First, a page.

We wouldn’t dare rank our nation’s natural assets—who could choose between yosemite and Yellowstone? But the man-made attractions? You bet. Behold, our picks for the country’s most epic buildings, monuments, & engineering feats, with advice for navigating them smarter, better, & with fewer crowds.
This gravity-defying glass bridge, perched 4,000 feet above the floor of the Grand Canyon, on its western rim, has hosted more than 250,000 visitors a year since it opened four years ago-and the knee-buckling privilege doesn't come cheap. The only way to access the Skywalk is via Grand Canyon West, a tourist area run by the Hualapai tribe on land located outside the Grand Canyon National Park. The most affordable ticket option is the Legacy Gold package, an all-day pass that includes a meal, a tour, and tribal demonstrations along with the Skywalk ticket. grandcanyonwest.com, $87.
14. Millennium Park, Chicago, IL
This 24.5-acre park in the heart of downtown Chicago opened in 2004, and is a wonderland of cutting-edge architecture and design. Playful, family-friendly, and free attractions include the Cloud Gate sculpture, which reflects the downtown skyline and visitors' faces like a series of fun-house mirrors, and Crown Fountain, a multimedia installation that pairs splash-worthy sprays of water with 50-foot-tall video portraits. millennium.org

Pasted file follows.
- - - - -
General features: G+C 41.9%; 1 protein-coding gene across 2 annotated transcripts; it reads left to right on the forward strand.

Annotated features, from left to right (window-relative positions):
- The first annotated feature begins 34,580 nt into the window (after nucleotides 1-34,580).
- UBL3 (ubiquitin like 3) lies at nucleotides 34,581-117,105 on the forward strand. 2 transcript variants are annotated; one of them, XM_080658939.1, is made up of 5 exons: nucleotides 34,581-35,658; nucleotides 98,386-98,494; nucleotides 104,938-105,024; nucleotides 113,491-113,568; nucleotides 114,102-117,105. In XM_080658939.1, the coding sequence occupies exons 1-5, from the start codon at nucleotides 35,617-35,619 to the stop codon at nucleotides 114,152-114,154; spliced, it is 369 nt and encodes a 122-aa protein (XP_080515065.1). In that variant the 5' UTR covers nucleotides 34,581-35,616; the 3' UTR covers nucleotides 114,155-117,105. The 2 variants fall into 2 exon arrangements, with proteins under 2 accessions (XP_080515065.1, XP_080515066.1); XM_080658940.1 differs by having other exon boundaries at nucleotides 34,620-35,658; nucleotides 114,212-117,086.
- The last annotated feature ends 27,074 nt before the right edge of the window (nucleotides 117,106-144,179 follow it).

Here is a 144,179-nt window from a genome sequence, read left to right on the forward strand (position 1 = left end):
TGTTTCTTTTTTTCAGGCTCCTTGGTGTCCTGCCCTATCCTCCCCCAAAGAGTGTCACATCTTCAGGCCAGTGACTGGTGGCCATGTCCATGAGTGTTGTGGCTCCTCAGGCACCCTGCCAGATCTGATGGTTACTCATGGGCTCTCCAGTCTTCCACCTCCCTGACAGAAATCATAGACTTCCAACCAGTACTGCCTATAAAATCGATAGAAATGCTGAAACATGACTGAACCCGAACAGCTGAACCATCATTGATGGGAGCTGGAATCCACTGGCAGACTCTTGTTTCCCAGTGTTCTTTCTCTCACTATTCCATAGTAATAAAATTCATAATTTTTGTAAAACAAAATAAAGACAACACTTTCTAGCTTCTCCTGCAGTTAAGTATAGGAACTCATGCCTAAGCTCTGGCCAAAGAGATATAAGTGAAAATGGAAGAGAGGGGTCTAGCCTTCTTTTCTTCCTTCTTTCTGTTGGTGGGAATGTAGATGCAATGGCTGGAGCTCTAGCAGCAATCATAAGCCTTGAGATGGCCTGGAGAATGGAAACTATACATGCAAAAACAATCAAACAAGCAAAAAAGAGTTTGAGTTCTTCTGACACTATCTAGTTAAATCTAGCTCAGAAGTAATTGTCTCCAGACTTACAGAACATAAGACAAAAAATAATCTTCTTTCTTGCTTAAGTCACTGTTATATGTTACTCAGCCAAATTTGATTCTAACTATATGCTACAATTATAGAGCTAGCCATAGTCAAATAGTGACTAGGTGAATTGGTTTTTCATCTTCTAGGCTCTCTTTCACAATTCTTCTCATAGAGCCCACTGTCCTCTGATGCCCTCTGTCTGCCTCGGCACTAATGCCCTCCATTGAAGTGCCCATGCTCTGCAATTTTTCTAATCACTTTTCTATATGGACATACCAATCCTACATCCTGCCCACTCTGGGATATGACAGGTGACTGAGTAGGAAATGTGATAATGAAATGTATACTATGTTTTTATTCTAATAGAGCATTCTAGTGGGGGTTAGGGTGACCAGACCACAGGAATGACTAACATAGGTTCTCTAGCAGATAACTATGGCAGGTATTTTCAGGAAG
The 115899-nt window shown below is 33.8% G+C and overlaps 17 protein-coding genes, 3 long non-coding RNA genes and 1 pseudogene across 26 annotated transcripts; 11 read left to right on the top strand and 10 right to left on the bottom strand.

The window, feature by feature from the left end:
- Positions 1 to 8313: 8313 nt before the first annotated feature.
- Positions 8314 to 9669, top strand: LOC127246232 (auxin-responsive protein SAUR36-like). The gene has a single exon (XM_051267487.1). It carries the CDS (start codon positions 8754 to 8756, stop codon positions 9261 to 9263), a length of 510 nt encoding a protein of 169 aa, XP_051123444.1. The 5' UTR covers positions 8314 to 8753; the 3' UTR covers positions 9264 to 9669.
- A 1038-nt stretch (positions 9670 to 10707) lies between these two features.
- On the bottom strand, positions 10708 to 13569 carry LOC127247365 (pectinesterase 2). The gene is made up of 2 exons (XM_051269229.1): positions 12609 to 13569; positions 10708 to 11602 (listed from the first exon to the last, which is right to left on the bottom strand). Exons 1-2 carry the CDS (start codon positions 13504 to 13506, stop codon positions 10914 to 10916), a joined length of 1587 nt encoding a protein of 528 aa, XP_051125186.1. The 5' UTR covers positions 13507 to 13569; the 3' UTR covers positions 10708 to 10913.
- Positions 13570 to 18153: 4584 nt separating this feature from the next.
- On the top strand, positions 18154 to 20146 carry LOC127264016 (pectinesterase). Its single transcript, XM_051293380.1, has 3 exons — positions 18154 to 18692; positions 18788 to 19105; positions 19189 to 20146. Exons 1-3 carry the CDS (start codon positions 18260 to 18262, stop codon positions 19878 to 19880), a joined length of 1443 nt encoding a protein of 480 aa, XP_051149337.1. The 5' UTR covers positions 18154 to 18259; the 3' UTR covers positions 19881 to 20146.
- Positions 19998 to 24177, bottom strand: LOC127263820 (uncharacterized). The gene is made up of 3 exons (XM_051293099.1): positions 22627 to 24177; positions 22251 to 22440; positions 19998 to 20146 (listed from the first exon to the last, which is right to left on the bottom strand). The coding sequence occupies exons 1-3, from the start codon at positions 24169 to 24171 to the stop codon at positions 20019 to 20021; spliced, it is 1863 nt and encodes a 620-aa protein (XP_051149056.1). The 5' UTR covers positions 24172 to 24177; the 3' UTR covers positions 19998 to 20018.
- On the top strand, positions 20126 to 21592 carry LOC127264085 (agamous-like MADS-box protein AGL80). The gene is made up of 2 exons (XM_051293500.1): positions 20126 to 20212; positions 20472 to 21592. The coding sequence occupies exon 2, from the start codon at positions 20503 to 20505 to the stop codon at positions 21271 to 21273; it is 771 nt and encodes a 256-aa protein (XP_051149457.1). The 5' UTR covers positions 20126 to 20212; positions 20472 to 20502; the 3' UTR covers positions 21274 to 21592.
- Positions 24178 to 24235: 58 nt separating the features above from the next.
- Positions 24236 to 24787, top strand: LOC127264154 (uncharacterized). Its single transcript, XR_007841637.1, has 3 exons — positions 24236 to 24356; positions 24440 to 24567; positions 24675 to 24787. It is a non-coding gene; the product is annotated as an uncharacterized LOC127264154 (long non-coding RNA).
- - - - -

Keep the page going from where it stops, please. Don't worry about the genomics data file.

15. Fallingwater, Mill Run, PA
Ninety minutes southeast of Pittsburgh, Frank Lloyd Wright's masterpiece of indoor-outdoor architectural harmony draws 150,000 annual visitors attracted by the spectacle of three cantilevered levels made of concrete and sandstone that jut gracefully over a cascading 30-foot waterfall. Fallingwater celebrates its 75th anniversary this year with a series of special events. To experience the house at its most serene, aim for early May, when the redbud trees are in bloom. fallingwater.org, from $20.
16. Fenway Park, Boston, MA
The oldest major-league baseball stadium in the country (Chicago's Wrigley Field is two years younger), Fenway Park turns 100 in 2012-and a 50-minute daily guided tour, which runs every hour on the hour between 9 a.m. and 4 p.m. on nongame days, celebrates its history. Newbies will want to stop by a Fan Services booth and ask for a free welcome message on the stadium's original, manually-operated scoreboard. If you're one of the first five to arrive at the booth, 35,000 people will see your name in lights-just like Yaz. mlb.com, tour $12.